Further Rockland harbor channel discussion contingent on surveyor assessment

Wed, 05/29/2019 - 9:00pm

ROCKLAND — By the end of a 90-minute discussion May 28 at a Rockland Harbor Management Commission meeting, the Commission, Yachting Solutions representatives, and opponents of a proposed Yachting Solutions marina expansion project, agreed on one point: An assessment by a professional, impartial surveyor is needed prior to any further decision making.

In the meeting to analyze the impact of language changes to a Harbor Redesignation ordinance, the HMC was shown three different plottings of the South Channel in Rockland Harbor based on ordinance interpretation by three different groups.

Though the Channel is known by boaters and harbor employees as the route extending 1,000 yards from the Public Landing, due east, with a buffer of 80 feet, the ordinance wording isn’t clear, and leaves an opening to various interpretation, according to current Harbor Master Matt Ripley.

Therefore, Ripley, along with a harbor redesign review committee, formally requested that the Channel be officially marked, and the ordinance be written with more clarity.

A year after Ripley and the committee started the process, and at least a few months since YS was led to believe that the Channel was not to be interfered with, the language-change ordinance came before Council in May.

Between when Ripley passed along his request, and when Council presented the ordinance, some changes were added that included actual relocation of the Channel.

“Between that point in time, and when it got to City Council, I cannot tell you how it changed,” he said to the Commission. “I do not know.”

During the May 13 Council meeting, councilors postponed further discussion on “Clarifying Designation of Channel” so that YS could appeal to the Harbor Management Commission.

In 2008, Yachting Solutions received approval from the Army Corps of Engineers and Rockland Planning Board, for a two-phase harbor marina expansion that would increase dockage space for large and small private passenger vessels. But the permits expired before a current $800,000 grant was obtained.

In 2018, they returned to the City with a new set of designs for redeveloping a section of the Rockland waterfront. Yachting Solutions presented the project to the public, and listened to concerns raised by a group of citizens known as Sensible Harbor Infrastructure Plan (SHIP).

As requested by the opinions they heard, they left the Channel alone. But then the ordinance change was proposed, and though the Yachting Solutions interpretation of the ordinance pointed the Channel in one direction, SHIP’s graphing of the Channel via Google Earth differed.

Both plottings also differed from proposed ordinance sponsor Ed Glaser, who advocated for the revisions as a necessary marking of the Channel, and to pave the way for possible future designation of mooring locations so that private mooring lights are not required.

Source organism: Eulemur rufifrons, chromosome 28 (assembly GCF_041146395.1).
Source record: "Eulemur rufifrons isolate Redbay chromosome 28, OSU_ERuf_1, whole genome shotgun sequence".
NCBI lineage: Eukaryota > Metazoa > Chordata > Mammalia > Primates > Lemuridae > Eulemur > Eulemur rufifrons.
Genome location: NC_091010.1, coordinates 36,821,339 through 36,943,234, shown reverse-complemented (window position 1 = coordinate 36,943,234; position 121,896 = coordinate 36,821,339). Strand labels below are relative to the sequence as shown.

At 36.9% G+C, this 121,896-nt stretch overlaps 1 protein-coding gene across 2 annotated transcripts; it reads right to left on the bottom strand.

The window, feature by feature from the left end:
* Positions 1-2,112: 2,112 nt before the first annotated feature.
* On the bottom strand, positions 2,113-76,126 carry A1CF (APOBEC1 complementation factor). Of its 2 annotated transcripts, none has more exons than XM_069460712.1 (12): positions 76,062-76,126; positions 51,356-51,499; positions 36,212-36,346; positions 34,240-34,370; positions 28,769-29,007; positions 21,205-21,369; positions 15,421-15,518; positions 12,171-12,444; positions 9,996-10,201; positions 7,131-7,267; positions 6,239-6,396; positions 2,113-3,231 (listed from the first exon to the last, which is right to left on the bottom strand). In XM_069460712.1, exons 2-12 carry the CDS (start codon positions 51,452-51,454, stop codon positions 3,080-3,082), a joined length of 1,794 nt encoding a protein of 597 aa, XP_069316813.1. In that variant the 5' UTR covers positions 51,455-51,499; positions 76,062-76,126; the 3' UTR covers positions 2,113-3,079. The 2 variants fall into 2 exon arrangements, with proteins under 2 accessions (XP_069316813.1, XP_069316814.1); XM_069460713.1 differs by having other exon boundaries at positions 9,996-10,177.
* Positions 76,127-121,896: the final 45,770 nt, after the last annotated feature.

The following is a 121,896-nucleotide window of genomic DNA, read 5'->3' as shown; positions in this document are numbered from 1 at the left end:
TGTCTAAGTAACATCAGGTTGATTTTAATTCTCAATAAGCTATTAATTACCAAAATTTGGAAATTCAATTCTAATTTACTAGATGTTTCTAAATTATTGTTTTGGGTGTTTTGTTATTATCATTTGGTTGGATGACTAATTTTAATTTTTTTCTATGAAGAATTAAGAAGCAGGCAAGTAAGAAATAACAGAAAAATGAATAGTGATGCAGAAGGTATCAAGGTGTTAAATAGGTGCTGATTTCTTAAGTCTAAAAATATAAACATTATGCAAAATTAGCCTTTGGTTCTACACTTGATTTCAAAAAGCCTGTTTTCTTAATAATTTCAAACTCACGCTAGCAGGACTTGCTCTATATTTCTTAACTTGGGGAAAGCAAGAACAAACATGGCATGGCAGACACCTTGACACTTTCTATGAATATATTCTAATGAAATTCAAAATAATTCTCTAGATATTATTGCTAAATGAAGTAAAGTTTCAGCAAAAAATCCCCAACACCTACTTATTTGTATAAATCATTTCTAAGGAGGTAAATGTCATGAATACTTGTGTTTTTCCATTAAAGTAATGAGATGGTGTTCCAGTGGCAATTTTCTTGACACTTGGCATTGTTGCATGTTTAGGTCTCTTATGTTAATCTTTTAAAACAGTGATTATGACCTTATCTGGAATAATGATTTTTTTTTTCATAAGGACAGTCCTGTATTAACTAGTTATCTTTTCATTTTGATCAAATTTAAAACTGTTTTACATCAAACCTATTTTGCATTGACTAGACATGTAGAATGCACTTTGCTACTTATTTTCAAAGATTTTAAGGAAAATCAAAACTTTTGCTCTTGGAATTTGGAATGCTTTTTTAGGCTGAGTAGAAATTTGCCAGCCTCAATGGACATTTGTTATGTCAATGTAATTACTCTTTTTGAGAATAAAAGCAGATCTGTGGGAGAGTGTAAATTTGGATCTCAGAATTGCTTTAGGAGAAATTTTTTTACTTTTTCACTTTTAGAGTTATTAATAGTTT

Moving the channel would reroute boat traffic straight through a proposed YS fueling dock location, but it could also displace 10 or 12 Rockland moorings.

At the top of the list of differing interpretations is ‘Due East.’

Historically, Rockland harbor masters knew they were looking east when they eyeballed the railroad bridge, according to Neal Parker, a sailor who has moored his sailboats and schooners in Rockland Harbor.

The conversation included the observation that Google Earth measures earth, not water.

“You guys are standing here like you can lay this out like you’re putting in a long driveway,” said Parker to Yachting Solutions proponent Calivas and engineer Mike Sabatini. “The Channel is not a long driveway.... That Channel shifts 50 feet one way and another. It depends on the wind.... When the wind’s out of the north, the Channel is way over one way. And when the wind’s out of the west, the Channel lines up perfectly with the town landing.”

With the ordinance change, the route could potentially be pushed 48 feet to the south.

Looking toward the railroad bridge (or railroad pier) worked for the harbor masters of the past. It worked when Parker experimented with his compass of four different occasions.

And, as Ripley stated later in the meeting, no one in the room of 20 - 25 people has mentioned a wish to move that Channel.

At the end of the meeting, the Commission agreed to revisit the channel issue, including the possibility of hiring a surveyor to go out at different times during different weather patterns to clarify what happens with water dynamics. 

“The discussions will continue," said Louise MacLellan-Ruf, a member of the Harbor Commission.

Reach Sarah Thompson at news@penbaypilot.com